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As I recently posted on the IMF blog The credit ratings are like traffic lights… indicating green, yellow and red, and the banks and the markets observe them and take their precautions. But then came the bank regulators and with their capital requirements ordered the banks to drive much much faster when the light was green, and so, when there suddenly was a technical failure, as should have been expected with human fallible credit rating agencies, and the green light should have been red… we then had the mother of all crashes.
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And similar believers in the absolutely safety concept and no counterparty risk were all those buyers of AIG products which, that since AIG was rated AAA, allowed the banks to book what they hedged with AIG against minimum equity…. “A collapse of the insurer threatened to leave a hole of as much as $20 billion in Goldman’s side, several of these people said”
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And unfortunately, if you look at the data using the wrong hypothesis, you will never get to the truth. I do not know if they accept a link here but the paper, or better said, the amateurish draft of a paper, on this is here: http://www.subprimeregulations.blogspot.com/2012/05/paper-most-current-version.html
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When you lend too much to those perceived as risky that is a sign of “excessive risk-taking”, but when instead you lend too much to what is perceived as absolutely not-risky that is a sign of “excessive risk-adverseness”. Capisce?
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Yes and I bet what got Citigroup into trouble was excessive exposures to what was officially ex-ante considered to be not-risky. Are you willing to bet on that what got Citigroup into trouble were excessive exposures to what was considered by regulators as risky?
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Precisely… small businesses and entrepreneurs were officially determined as risky and banks were required to have 8 percent in capital when lending to them and AAA-rated clients, Icelandic banks and sovereigns like Greece were officially determined to be absolutely safe and banks needed only 1.6 percent in capital when lending to these. That meant that banks could only leverage their equity 12 to 1 when lending to the “risky” but over 60 to 1 when lending to the “not-risky”. And by the way, have you ever heard of a bank crisis that resulted from excessive lending to what was perceived as risky?
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The real hurtful austerity that has been hitting the Western World during the last decade is the austerity in risk-taking, imposed on our banks by overly wimpy regulators, by means of their capital requirements based on perceived risks. Since Mr. Stiglitz is not capable or willing to understand that, his over-generosity would only translate in dangerously overpopulating whatever havens are officially still perceived as safe, and waste away the last reserves of available fiscal space we have. Someone who looks at a balance sheet and finds it to be obese in exposures to assets that were officially perceived as absolutely not risky and anorexic in term of exposures to what was officially perceived as risky… and still call that “excessive risk-taking” is a blind Monday- morning-quarterback who refuses to consider the pregame.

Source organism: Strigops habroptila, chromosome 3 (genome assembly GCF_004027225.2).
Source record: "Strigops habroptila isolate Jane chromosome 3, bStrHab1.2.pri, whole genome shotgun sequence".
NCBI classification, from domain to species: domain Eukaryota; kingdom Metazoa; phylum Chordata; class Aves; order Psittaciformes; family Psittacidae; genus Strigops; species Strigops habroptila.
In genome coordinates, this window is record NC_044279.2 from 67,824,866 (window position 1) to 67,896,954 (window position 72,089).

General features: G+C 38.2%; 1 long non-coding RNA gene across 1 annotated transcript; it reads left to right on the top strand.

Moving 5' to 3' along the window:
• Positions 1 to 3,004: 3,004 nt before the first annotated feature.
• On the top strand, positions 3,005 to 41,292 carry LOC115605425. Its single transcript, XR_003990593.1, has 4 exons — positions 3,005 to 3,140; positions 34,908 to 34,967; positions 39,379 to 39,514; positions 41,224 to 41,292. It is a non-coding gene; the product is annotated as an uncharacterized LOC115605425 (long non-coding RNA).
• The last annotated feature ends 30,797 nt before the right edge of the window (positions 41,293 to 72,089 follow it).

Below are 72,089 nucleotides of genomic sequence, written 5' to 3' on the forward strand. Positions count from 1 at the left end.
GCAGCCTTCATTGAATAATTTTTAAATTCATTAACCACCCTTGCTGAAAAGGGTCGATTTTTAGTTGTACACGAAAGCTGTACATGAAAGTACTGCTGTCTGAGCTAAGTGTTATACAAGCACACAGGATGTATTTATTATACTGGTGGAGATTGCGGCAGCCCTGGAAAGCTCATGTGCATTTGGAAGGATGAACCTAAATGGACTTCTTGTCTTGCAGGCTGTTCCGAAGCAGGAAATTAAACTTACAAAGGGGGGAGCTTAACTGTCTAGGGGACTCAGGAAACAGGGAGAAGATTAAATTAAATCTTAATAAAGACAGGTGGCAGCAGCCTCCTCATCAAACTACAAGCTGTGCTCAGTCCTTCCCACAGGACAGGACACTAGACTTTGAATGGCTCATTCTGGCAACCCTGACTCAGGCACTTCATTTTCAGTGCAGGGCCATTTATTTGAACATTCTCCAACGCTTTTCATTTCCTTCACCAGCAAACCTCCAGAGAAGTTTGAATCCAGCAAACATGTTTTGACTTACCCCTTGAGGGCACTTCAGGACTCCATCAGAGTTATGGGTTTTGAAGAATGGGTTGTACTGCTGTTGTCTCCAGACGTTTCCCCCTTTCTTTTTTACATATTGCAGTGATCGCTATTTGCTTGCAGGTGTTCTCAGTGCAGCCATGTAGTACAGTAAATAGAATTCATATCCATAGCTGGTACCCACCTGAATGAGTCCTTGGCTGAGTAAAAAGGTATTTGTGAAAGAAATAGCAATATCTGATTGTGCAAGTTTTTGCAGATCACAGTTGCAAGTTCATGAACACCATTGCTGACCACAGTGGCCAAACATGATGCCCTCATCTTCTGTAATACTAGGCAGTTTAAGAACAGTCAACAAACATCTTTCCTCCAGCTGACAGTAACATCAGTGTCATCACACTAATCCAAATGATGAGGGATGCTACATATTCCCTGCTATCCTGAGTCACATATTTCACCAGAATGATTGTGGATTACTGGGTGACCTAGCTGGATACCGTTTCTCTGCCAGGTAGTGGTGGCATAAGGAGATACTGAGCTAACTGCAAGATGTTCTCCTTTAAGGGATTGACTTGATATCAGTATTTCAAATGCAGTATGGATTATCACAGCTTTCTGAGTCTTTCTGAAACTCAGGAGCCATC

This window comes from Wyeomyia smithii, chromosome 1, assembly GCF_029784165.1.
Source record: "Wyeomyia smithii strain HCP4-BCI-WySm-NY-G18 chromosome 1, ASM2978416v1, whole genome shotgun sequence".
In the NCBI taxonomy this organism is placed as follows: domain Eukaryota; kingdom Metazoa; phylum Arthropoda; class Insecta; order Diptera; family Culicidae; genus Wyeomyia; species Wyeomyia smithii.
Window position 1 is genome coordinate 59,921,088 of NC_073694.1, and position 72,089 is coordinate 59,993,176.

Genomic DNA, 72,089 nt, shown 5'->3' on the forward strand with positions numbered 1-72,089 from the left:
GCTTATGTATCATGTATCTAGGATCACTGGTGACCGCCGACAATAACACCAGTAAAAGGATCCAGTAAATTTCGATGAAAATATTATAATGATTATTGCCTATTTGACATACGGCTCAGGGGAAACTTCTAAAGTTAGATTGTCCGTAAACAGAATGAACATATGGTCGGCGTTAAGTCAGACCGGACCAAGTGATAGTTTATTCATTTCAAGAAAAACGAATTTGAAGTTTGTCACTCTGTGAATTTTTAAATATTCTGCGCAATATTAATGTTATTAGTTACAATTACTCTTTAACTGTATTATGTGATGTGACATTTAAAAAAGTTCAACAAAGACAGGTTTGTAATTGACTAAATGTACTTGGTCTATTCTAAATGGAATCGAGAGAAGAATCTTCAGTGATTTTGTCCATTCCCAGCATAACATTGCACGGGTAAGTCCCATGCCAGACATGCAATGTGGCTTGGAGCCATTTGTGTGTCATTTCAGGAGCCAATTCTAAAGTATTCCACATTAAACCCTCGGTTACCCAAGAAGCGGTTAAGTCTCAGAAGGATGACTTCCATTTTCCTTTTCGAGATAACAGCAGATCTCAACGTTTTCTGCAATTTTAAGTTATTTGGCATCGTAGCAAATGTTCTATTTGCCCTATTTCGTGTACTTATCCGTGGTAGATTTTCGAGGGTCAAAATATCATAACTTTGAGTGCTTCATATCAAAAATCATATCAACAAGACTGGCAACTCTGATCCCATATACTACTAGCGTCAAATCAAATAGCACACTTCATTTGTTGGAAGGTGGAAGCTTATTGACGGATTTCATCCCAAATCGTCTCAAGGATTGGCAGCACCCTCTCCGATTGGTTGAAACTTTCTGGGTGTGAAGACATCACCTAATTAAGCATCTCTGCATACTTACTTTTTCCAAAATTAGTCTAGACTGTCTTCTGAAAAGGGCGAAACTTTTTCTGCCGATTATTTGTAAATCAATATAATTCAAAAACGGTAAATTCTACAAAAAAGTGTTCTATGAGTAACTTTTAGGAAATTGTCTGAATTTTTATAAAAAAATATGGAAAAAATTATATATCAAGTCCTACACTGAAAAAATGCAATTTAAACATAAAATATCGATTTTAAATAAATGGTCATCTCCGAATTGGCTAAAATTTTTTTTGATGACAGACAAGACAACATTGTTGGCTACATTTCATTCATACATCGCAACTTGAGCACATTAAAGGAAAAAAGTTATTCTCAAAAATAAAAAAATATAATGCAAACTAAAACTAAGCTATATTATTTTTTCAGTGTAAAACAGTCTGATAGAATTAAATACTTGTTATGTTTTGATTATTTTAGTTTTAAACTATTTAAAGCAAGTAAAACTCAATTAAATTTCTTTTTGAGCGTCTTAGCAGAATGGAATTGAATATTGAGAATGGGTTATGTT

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And they should have listened much more to Pope John Paul II when he said “Do not be afraid. Do not be satisfied with mediocrity. Put out into the deep and let down your nets for a catch.” Instead they did not say a word when the bank regulators instilled the system with senseless risk adverseness, with their outright stupid capital requirements based on “officially perceived risk” And of course ,if you determine the capital requirements for banks based on “risk-avoidance”, and with that favor the financing of houses, public debt and whatever has managed to temporarily hustle up a good credit rating, and discriminate against all of what is officially perceived as “risky”, as the Basel Committee and other assorted regulators have done, you will, naturally, end up with a lot of houses, dangerously excessive lending to what is triple-A rated, huge public debt, but very few jobs which, to create, requires a lot of fishing in deep and risky waters. It is sad bunch of finance experts, economists, regulators, diverse PhDs and journalist who do not understand this, not even after the crisis set in.
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Of course Fannie and Freddie Didn't Do It: The Basel Committee did it. All financial and bank crisis originate from excessive investments in what ex-ante is considered as being low risk; never ever has a financial or bank crisis originated from what is perceived as risky. When therefore the global bank regulator, the Basel Committee, created special incentives for banks to lend or invest in what ex-ante is perceived as not risky, and deterred them, more than they usually are, to lend or invest in what ex-ante is considered risky… they doomed the system to a mega-disaster. In the video there is a brief and simple lesson on how bank regulators have become so fixated on seeing the gorilla in the room that they completely lost track of the ball. http://bit.ly/c66DLp As you see the financial and bank crisis is easy to explain. The problem though is that the explanation is too embarrassing for the regulators and who therefore have a vested interest in it not being known and in creating the myth that no one saw it coming. By the way, consider that in April 2004 SEC approved the use of Basel criteria for the capital of investment banks and that in June 2004 Basel II was approved by the G10, and then have a fresh look at the first chart in the post above. Per Kurowski A former Executive Director at the World Bank (2002-2004) http://subprimeregulations.blogspot.com/